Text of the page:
A growing number of business sectors also exhibit overcapacity, thus exposing stranded assets across their supply chains. This marketplace saturation is occurring across petroleum production, commodity plastics manufacturing, auto and aircraft production and other businesses.
Disruptions and higher costs are also affecting suppliers from accelerating climate change that intensifies heat and drought cycles, threatens assets from flooding, storm surges and tropical storm activities, and expands disease vectors that threaten workers and consumers.
Multinational companies are examining several options to reduce the rising risks and costs from complex supply chains in a post-pandemic world. Their options include:
- Regionalizing supply chains. Harvard Professor Willy Shih proposes that companies localize their suppliers closer to manufacturing operations and reduce the risk and cost of using lean and just-in-time production from more globally distributed supplier networks. Following this logic, global companies would regionalize production and supplier assets in distinctive areas within the European Union, North and Central America, and Asia-Pacific geographies. This approach will be more feasible for some sectors than others. For example, chemical manufacturers, which buy and sell individual chemical components and intermediates at various stages of the production process, will find this approach especially challenging.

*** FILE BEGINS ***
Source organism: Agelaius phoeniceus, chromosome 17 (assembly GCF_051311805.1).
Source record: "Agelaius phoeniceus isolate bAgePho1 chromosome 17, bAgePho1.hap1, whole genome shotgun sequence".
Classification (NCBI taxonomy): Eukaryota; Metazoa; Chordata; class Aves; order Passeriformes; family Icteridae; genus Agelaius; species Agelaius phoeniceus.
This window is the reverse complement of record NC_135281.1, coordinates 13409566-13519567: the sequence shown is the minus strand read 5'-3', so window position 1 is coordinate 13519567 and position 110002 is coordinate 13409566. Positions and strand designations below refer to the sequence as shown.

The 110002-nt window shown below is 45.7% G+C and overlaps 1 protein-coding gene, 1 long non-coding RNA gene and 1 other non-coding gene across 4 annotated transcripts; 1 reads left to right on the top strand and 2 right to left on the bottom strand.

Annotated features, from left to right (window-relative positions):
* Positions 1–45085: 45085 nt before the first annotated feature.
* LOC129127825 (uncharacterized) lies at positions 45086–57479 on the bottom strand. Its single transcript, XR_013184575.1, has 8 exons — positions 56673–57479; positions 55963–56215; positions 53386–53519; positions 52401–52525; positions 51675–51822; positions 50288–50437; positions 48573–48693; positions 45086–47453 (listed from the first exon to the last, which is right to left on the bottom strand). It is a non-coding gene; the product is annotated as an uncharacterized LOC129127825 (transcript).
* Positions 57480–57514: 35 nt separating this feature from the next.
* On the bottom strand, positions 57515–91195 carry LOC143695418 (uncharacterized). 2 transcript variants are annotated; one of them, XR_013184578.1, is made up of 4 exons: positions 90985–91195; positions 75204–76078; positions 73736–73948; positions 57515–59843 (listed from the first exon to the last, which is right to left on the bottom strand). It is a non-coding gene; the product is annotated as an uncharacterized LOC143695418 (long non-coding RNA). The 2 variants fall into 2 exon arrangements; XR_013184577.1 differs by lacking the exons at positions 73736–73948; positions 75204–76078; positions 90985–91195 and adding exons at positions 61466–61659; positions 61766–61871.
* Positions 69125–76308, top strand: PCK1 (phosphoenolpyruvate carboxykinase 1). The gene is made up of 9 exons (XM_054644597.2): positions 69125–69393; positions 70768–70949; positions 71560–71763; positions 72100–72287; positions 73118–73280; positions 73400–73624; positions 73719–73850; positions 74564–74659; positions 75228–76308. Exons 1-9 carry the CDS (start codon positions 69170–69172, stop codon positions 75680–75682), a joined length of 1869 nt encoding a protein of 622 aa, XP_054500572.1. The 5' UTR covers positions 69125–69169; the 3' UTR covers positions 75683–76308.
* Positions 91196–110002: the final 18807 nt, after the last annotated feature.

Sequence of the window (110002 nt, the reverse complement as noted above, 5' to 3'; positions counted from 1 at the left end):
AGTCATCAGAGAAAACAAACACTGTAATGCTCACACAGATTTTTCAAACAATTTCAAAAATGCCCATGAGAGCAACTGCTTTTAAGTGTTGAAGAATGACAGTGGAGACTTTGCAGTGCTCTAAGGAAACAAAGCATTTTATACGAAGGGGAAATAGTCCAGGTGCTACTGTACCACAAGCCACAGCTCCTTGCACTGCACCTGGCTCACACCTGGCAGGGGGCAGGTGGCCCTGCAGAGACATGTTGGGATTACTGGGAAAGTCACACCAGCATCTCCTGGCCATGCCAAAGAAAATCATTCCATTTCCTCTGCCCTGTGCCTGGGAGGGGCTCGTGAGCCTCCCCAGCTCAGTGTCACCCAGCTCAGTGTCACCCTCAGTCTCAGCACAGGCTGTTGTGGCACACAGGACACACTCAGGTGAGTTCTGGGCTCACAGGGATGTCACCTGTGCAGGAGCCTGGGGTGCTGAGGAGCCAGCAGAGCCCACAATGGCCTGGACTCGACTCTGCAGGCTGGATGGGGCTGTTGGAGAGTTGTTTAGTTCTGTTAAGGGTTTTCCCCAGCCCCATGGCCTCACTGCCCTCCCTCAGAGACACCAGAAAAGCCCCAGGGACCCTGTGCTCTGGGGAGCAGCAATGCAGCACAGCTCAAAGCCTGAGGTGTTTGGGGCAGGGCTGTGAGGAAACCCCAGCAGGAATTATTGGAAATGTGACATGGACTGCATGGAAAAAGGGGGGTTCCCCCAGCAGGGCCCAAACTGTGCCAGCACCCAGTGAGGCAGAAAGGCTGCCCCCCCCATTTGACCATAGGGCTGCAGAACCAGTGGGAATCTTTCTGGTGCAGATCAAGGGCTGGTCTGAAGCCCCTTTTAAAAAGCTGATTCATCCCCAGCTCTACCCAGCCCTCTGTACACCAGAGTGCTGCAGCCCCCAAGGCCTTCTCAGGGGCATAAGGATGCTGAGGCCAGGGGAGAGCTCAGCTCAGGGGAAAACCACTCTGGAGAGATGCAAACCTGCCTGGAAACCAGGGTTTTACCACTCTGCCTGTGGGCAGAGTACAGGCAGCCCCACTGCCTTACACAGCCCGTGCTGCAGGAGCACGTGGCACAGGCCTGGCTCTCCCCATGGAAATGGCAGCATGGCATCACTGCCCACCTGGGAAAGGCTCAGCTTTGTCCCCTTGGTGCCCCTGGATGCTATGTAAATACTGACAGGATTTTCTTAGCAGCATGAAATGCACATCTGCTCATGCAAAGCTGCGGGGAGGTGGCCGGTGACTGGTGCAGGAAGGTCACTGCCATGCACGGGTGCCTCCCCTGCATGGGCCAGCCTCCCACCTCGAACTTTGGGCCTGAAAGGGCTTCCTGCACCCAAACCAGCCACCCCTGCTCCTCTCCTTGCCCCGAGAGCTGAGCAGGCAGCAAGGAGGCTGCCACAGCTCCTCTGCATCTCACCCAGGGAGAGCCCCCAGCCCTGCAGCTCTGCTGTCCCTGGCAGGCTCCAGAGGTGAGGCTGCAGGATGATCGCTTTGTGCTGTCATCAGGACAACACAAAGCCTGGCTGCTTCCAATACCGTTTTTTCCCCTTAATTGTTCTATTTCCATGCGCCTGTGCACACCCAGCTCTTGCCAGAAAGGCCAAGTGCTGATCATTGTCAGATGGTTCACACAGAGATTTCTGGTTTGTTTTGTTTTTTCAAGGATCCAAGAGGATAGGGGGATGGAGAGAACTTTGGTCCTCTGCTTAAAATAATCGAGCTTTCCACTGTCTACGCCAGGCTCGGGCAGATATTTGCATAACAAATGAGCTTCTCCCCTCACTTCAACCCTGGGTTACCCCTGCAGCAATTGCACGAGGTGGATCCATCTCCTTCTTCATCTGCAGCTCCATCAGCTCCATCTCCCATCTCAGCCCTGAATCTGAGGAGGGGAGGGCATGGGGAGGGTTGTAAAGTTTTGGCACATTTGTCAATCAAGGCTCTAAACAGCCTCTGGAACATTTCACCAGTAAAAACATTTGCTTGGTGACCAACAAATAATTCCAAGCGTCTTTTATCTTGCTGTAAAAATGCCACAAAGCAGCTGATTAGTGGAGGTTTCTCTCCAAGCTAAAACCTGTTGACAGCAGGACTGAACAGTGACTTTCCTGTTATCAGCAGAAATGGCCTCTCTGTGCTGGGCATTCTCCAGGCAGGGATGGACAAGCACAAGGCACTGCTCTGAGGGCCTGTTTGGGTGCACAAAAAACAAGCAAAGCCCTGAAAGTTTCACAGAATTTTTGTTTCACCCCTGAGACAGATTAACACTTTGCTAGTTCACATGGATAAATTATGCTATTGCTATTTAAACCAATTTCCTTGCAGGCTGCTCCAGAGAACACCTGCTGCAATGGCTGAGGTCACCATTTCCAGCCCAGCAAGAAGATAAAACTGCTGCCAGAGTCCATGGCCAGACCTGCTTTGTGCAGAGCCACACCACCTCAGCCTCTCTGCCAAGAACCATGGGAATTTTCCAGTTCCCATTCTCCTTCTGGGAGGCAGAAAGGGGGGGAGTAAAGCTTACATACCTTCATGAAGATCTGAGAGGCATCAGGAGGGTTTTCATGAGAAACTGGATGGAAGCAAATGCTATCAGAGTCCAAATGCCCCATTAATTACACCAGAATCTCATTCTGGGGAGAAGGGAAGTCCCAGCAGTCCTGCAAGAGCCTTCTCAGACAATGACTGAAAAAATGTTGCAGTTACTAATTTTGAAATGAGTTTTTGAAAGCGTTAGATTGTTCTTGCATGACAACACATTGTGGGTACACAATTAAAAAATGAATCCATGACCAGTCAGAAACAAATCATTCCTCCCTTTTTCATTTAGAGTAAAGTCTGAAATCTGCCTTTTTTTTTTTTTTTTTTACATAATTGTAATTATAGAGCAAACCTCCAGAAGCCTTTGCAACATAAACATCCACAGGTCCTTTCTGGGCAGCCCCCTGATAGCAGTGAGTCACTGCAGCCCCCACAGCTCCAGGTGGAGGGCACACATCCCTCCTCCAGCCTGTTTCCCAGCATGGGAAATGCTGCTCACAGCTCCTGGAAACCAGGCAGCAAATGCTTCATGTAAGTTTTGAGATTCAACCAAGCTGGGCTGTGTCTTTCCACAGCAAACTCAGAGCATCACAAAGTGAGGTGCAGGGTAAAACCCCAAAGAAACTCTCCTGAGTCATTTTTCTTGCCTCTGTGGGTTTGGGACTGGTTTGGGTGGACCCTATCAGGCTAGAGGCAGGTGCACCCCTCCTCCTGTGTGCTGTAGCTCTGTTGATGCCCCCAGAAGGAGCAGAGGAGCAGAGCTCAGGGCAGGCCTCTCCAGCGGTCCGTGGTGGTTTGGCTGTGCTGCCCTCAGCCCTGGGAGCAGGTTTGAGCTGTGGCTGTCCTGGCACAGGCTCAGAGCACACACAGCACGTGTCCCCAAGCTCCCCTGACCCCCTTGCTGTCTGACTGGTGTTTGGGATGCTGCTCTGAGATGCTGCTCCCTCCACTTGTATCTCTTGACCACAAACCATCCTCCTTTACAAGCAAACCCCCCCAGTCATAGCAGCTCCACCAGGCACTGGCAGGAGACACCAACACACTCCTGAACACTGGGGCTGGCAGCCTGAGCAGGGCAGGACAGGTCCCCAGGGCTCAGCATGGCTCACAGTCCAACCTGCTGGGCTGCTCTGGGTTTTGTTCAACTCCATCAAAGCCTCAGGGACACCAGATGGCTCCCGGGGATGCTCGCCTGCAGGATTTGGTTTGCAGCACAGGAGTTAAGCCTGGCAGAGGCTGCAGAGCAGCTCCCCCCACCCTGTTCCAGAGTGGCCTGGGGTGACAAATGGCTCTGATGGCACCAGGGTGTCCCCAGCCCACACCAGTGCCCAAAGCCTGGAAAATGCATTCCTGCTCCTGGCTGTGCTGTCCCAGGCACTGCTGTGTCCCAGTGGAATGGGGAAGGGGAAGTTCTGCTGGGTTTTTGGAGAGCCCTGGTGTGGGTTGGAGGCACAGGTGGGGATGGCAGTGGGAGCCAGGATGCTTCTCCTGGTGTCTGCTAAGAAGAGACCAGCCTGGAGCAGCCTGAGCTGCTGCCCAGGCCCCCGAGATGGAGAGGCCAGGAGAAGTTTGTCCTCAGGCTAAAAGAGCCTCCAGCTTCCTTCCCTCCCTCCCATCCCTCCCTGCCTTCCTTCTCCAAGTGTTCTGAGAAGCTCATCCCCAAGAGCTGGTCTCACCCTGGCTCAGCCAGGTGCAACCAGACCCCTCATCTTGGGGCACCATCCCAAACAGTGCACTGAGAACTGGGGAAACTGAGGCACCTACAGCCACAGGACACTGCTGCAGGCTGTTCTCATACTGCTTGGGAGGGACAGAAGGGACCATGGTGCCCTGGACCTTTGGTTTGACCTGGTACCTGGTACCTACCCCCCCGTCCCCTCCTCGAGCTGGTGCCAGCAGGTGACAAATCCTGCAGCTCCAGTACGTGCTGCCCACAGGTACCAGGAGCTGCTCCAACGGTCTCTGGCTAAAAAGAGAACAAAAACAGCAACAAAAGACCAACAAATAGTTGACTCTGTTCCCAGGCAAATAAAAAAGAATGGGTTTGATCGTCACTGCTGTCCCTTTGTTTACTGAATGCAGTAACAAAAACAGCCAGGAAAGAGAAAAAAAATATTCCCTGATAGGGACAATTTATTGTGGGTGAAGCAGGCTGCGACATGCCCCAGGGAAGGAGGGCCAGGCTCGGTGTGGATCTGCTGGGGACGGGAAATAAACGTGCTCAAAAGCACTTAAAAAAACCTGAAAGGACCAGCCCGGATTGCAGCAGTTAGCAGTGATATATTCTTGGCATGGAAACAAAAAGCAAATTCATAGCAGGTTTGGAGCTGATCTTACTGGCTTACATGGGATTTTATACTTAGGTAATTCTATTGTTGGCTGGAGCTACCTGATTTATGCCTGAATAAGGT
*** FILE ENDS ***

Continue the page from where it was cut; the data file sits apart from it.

- Hedging and diversification strategies. Many companies face higher business risks because they have over-concentrated their raw material sourcing or supply-chain components in too few countries. Several years ago, the report that Chinese authorities were evaluating whether to limit the export of rare earth materials sent a chill through the global automobile and electronics sectors and has stimulated investigation of alternative supply sources. A hedging strategy is not designed to cease sourcing or manufacturing operations in China or any other specific nation but, in the words of David Rennie, The Economist Chaguan columnist, to avoid "putting too many eggs" in one nation’s basket.